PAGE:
Nanotechnologies for development - a first NANO-DEV policy brief

(Nanowerk News) This first NANO-DEV policy brief (pdf) reviews literature on nanotechnologies for development. On the basis of this literature, the NANO-DEV policy brief identifies a number of gaps in our understanding of the relation between development and nanotechnology.
The key message of the policy brief is that nanotechnology can have both positive and negative consequences for countries in the global South. These should be pro-actively dealt with.
The positive consequences of nanotechnology include direct benefits in the form of solutions to the problems of the poor and indirect benefits in the form of economic growth. The negative consequences of nanotechnology include direct risks to human health and the environment and indirect risks such as a deepening of the global divide. Core challenges to harnessing nanotechnology for development include risk governance, cultures of innovation, knowledge brokerage and travelling technology.
In recent years billions of dollars have been invested in nanotechnology research. Nanotechnology, usually defined as the understanding and control of matter at the nano-scale, is said to have such pervasive consequences that the 21st century is already proclaimed to become the 'nano-century'. Scientists and engineers across the globe are currently exploring the new characteristics that materials acquire at the nano-scale.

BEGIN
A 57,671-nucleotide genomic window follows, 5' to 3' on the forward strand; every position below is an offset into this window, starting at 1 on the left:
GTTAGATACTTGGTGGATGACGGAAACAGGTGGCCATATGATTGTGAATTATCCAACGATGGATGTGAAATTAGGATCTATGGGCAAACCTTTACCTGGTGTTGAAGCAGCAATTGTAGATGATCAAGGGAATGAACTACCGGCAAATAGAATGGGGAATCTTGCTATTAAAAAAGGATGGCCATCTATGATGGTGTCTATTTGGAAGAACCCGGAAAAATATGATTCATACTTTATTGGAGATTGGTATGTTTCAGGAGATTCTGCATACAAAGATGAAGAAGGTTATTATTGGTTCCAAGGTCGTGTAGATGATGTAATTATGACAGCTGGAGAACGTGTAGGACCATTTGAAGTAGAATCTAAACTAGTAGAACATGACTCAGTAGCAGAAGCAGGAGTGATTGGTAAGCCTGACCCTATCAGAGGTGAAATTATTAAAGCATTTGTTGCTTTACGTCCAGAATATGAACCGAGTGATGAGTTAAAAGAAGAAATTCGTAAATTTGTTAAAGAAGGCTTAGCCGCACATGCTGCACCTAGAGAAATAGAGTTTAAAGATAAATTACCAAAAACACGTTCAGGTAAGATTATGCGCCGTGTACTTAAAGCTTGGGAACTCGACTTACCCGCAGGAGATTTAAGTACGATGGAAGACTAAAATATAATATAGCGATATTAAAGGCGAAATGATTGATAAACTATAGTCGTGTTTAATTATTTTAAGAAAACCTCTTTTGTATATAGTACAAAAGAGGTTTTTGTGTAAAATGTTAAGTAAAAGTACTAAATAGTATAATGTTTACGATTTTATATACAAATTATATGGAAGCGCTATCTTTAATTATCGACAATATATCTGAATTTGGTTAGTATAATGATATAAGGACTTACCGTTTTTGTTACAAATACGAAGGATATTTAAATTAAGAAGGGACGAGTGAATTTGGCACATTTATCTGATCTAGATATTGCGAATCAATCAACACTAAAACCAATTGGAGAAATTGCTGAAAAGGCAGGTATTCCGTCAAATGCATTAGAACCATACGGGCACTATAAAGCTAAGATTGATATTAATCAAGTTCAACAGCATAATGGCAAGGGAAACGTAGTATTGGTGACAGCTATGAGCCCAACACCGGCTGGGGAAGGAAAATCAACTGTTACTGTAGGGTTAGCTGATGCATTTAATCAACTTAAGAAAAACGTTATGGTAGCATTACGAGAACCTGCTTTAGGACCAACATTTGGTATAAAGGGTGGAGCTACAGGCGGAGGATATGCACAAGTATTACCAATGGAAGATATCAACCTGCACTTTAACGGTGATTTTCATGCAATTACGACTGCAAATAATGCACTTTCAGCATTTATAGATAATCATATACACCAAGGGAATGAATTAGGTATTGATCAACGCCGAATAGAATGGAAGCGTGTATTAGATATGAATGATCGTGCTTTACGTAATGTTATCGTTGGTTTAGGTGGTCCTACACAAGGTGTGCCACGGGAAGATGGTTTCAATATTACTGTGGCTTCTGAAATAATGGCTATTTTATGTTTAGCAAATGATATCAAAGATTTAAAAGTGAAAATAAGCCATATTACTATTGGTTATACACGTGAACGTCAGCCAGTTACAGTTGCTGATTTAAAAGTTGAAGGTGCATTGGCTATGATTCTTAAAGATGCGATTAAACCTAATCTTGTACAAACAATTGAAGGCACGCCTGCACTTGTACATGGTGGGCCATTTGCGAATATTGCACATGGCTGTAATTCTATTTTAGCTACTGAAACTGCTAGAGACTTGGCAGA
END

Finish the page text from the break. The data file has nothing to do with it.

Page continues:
Nanotechnology may also contribute to development in the global South. The new characteristics of nanotechnologies are also said to offer solutions for problems faced by people in the global South, especially in the fields of water, energy, and health. For instance water filters, energy storage systems, solar powered electricity and portable diagnostic tests may be developed and improved using nanotechnology.
But the very same features that give rise to new opportunities may also generate new risks. There may be risks to the human body and environment. But for instance also investing in nanotechnology itself can be seen as a risk. After all, it is not guaranteed that nanotechnology will deliver the desired solutions, nor that it will do so in a better or cheaper way than existing technologies.
Much is still unknown about the relation between technologies at the nano-scale and development. In order to understand the potential role of nanotechnologies for development, several issues need to be addressed. For instance, how can different stakeholders engage in thinking about nanotechnologies? How are risks and benefits taken into account? How and why do laboratories engage in nanotechnologies? And how can nanotechnologies travel from the laboratory to the market or from one geographical context to another?
This policy brief reviews the existing literature on nanotechnology for development. On the basis of this literature the NANO-DEV project identifies a number of gaps in our understanding of the relation between nanotechnology and development.
For more information about the policy brief one can contact Koen Beumer ([email protected]).
The NANO-DEV project is partnership of three research institutes led by Maastricht University, the Netherlands. Besides Maastricht University, it includes the University of Hyderabad (India) and the African Technology Policy Studies Network (Kenya). Further details about the project, contact details, results and publications are available at the project website.
Source: Nanotechnology for Development